It’s Switzerland in 1945 and the war has just ended. A group of deeply traumatized, ragged-looking Jewish teenagers recently liberated from Buchenwald have been sent to live in a former Swiss school building.
A young Swiss woman named Klara cares for them, while her new husband, Johann, runs her family’s textile business, whose success is dependent on the work of unrepentant Nazis living in comfort in Swiss exile. Johann’s brother, Egon, home from the war after five years working as a Swiss border guard, is wracked by guilt for having to turn away Jewish mothers and children at the frontier. His new postwar job in the attorney general’s office: hunting down ex-Nazis.
This is the premise of “Labyrinth of Peace,” an engrossing Swiss drama set in the immediate aftermath of the Holocaust that is now available exclusively on ChaiFlicks, the Jewish streaming service in North America, Australia and New Zealand.
Shot in Switzerland and released in the country to great acclaim in 2020, the six-episode series is fraught with drama, romance and moral struggles.
“Labyrinth of Peace” is the brainchild of award-winning Swiss-Italian screenwriter and director Petra Volpe, who wanted to tell the compelling story of a little-known chapter of postwar history while also spotlighting the morally questionable role Switzerland took during and after the war.
“Switzerland wanted to show that they were on the right side of history, since they knew they had failed the Jews by locking down the country” during the Holocaust, and therefore took in Jewish refugees after the war, Volpe said in an interview from her home in Brooklyn. “When actual refugees arrived and they weren’t cute children younger than 12, and someone asked where the little boys were, the rabbi said of the youngest ones, ‘They were all gassed.’ Switzerland wasn’t happy when teenagers showed up. They didn’t treat them as nicely as they should have.”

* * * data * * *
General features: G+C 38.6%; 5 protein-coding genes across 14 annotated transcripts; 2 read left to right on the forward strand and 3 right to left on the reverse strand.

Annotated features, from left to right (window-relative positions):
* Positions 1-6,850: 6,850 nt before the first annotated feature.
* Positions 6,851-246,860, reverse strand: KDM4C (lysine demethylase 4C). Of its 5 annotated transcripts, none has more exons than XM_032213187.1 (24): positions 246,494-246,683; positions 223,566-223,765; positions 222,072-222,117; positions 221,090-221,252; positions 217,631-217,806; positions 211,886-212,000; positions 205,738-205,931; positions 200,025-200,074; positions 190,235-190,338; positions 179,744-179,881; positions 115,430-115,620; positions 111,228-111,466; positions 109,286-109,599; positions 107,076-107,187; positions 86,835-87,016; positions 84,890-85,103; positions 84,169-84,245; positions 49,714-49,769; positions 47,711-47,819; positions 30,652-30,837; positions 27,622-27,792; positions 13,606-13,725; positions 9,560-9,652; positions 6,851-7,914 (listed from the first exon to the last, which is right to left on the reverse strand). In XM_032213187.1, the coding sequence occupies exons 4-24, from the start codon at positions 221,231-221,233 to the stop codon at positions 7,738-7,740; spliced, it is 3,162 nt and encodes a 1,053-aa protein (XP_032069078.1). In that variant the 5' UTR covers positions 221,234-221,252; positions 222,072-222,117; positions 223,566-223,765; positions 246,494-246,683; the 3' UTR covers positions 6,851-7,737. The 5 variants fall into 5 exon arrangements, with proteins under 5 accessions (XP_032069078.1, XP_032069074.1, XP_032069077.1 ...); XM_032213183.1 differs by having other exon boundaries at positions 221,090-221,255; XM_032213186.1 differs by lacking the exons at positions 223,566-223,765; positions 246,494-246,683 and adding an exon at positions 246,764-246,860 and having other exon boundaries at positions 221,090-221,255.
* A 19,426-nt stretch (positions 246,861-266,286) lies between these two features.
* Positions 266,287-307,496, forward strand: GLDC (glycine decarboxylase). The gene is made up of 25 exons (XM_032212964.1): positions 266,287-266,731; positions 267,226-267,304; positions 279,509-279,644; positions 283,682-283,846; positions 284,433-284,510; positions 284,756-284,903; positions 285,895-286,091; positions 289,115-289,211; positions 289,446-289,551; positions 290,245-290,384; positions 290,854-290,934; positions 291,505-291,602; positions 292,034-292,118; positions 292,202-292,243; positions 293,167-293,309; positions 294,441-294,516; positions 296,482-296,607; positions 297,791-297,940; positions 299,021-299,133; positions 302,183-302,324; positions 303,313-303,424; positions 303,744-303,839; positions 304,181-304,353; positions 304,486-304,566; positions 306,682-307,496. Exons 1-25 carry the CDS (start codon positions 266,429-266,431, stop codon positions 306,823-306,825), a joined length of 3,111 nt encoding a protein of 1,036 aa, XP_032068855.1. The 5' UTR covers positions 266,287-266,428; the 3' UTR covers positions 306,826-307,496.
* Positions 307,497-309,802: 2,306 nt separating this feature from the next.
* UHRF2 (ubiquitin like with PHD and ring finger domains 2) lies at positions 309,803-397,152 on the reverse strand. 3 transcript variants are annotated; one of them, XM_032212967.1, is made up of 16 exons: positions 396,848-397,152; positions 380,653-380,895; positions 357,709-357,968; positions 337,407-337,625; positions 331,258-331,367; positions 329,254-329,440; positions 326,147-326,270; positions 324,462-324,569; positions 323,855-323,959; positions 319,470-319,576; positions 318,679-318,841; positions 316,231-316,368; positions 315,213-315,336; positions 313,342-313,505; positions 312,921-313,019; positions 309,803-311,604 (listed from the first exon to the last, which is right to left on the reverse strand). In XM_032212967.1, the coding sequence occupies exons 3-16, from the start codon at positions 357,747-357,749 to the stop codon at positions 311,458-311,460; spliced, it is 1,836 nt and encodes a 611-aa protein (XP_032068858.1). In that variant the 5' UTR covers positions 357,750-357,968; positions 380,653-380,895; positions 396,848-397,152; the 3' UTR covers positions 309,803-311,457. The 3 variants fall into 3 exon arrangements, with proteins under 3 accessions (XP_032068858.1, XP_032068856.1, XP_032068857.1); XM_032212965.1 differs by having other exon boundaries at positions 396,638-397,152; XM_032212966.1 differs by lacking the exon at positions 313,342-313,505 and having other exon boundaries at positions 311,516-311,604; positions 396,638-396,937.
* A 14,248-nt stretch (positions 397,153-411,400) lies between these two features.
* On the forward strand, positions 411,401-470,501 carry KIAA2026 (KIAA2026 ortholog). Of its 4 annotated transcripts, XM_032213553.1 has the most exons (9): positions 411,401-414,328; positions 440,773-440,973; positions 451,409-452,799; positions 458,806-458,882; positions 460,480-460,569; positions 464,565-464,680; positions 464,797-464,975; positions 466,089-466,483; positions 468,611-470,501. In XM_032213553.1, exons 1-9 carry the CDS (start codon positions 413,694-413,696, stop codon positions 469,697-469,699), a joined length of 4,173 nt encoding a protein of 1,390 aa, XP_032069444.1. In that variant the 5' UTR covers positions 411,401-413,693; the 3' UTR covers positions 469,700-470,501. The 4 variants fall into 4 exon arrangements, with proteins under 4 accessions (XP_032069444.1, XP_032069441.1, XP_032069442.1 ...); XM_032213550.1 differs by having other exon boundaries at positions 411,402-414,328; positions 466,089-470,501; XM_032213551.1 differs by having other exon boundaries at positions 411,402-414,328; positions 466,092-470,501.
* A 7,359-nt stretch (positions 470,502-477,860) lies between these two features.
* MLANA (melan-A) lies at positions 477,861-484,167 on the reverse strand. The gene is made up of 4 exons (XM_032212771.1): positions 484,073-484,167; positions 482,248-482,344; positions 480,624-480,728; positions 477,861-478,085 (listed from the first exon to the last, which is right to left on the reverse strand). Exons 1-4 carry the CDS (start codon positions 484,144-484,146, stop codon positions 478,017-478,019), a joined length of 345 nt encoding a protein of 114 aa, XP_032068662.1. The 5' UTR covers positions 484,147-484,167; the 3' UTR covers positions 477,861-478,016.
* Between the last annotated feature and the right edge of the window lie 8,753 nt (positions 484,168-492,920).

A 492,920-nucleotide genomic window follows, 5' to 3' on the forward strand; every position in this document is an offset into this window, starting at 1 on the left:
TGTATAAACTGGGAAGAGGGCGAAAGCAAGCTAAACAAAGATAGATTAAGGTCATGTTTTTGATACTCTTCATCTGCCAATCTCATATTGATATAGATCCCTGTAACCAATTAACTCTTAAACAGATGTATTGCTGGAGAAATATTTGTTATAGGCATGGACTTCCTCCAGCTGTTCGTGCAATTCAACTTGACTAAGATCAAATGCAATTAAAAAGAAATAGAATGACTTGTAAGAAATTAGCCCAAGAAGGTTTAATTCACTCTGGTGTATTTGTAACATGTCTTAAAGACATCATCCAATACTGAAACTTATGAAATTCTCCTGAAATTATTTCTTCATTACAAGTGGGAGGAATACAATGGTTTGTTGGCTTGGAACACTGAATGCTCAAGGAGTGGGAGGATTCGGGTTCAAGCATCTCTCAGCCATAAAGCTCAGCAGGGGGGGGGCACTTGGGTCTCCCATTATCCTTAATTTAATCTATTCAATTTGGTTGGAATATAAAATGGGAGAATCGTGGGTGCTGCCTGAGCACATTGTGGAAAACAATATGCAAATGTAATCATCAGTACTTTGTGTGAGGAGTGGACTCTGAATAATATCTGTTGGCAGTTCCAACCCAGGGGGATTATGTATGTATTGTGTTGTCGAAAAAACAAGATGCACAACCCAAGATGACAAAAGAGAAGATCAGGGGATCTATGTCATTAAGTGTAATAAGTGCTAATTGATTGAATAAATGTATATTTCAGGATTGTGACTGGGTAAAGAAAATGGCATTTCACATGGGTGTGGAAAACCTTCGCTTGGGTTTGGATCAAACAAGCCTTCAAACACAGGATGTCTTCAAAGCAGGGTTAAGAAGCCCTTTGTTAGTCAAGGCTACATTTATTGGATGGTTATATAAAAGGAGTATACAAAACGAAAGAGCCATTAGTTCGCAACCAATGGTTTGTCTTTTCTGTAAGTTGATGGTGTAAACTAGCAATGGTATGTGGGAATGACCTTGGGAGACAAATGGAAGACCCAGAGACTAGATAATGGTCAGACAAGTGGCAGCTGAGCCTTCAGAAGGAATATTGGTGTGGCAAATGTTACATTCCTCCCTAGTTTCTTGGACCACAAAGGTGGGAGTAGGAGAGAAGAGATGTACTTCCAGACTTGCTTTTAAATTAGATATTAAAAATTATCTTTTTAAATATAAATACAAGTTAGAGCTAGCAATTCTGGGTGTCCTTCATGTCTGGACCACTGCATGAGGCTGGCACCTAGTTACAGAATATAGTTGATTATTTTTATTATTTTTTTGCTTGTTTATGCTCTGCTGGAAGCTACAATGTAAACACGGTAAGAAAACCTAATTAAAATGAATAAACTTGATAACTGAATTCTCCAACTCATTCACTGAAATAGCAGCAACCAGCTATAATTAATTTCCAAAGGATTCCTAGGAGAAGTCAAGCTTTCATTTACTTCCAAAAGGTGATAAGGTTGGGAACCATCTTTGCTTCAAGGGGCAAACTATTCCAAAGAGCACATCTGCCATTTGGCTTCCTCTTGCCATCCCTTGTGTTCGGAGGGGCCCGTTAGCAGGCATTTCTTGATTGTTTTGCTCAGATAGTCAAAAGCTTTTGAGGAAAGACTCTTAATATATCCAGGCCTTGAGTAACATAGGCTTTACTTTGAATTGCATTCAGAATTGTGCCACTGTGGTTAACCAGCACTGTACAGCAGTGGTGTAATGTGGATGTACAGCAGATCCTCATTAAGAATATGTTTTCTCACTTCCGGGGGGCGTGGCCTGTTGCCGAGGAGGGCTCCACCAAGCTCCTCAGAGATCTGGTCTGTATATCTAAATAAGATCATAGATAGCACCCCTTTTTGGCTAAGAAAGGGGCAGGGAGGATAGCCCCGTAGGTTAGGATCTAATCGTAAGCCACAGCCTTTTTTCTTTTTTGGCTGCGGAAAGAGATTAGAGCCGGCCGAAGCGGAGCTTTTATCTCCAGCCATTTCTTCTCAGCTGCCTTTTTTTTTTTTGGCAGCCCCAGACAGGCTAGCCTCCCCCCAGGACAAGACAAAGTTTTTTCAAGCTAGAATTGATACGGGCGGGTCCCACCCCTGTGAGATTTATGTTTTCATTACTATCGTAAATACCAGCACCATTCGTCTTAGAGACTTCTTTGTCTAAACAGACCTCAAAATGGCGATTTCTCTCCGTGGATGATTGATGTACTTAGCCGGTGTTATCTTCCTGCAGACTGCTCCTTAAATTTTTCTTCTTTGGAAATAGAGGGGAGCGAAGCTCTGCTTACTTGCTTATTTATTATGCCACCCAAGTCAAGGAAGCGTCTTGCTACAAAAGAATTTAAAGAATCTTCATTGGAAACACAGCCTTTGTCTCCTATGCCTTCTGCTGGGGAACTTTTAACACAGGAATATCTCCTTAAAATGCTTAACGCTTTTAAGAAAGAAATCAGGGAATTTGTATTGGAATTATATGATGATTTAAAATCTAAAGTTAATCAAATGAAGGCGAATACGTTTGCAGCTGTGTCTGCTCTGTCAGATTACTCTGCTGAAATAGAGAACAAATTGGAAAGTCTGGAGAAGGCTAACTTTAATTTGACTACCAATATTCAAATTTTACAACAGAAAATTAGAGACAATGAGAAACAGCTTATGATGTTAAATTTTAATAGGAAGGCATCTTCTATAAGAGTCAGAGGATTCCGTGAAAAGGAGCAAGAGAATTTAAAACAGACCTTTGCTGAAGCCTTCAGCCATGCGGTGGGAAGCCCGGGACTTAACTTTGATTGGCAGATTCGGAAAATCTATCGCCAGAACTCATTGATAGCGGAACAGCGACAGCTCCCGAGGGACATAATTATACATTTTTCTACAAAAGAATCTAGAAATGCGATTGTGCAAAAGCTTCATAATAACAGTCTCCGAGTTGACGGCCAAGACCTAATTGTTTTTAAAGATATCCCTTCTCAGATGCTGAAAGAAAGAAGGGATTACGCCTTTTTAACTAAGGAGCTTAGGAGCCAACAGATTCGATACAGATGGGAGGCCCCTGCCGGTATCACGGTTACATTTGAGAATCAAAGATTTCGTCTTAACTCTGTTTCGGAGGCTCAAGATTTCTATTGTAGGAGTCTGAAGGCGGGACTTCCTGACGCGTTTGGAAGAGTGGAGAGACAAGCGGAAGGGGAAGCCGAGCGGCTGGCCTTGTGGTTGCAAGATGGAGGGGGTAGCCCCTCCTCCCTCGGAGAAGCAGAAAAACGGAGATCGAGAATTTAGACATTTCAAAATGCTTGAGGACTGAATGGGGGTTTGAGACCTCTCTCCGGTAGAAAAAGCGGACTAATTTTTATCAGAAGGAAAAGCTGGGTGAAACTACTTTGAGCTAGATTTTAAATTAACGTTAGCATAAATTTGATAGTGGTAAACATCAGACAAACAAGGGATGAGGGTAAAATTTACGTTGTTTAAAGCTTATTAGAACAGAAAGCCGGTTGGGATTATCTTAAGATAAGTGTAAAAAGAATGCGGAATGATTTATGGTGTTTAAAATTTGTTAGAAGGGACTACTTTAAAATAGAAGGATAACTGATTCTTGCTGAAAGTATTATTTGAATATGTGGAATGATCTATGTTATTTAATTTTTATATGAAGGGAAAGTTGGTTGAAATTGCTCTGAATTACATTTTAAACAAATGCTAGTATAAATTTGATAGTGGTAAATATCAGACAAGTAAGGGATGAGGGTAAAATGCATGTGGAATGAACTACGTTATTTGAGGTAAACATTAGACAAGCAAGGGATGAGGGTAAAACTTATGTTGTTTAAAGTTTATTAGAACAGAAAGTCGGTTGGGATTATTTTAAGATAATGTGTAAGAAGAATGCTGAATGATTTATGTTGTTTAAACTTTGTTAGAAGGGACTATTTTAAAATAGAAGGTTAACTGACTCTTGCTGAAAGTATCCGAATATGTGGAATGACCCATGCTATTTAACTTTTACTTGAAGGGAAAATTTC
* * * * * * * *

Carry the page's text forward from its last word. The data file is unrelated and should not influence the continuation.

The Buchenwald Boys, as they were called, had lost their childhoods and most of their families during the war years. More than 60,000 Jews died in Buchenwald — including my great-grandfather, after he, my grandfather and uncle were arrested on Kristallnacht and sent to the concentration camp. But some 900 youths survived and were among those liberated by U.S. forces.
Jewish refugee agencies came to their rescue, and they were sent to various sites in France, England and Switzerland for rehabilitation. “Labyrinth of Peace” turns the story of a group sent to Switzerland into an absorbing historical drama that belies the myth of Swiss neutrality and demonstrates how guilt and moral conflicts ran through families even after combat ended.
In the series, the recently liberated Buchenwald Boys find themselves at the heart of many more interests than anyone first realizes.
One of the teens, Herschel, falls in love with the Swiss Klara, whose father’s textile factory profited handsomely during the war. The family home is rich in sumptuous detail, from silk damask wall coverings to lush oriental carpets covering the floors to the gold-rimmed Limoges tea pot from which servants pour drinks. Nearby, the Buchenwald Boys live in empty classrooms without sufficient food or clothing, after arriving in the country wearing little but rags.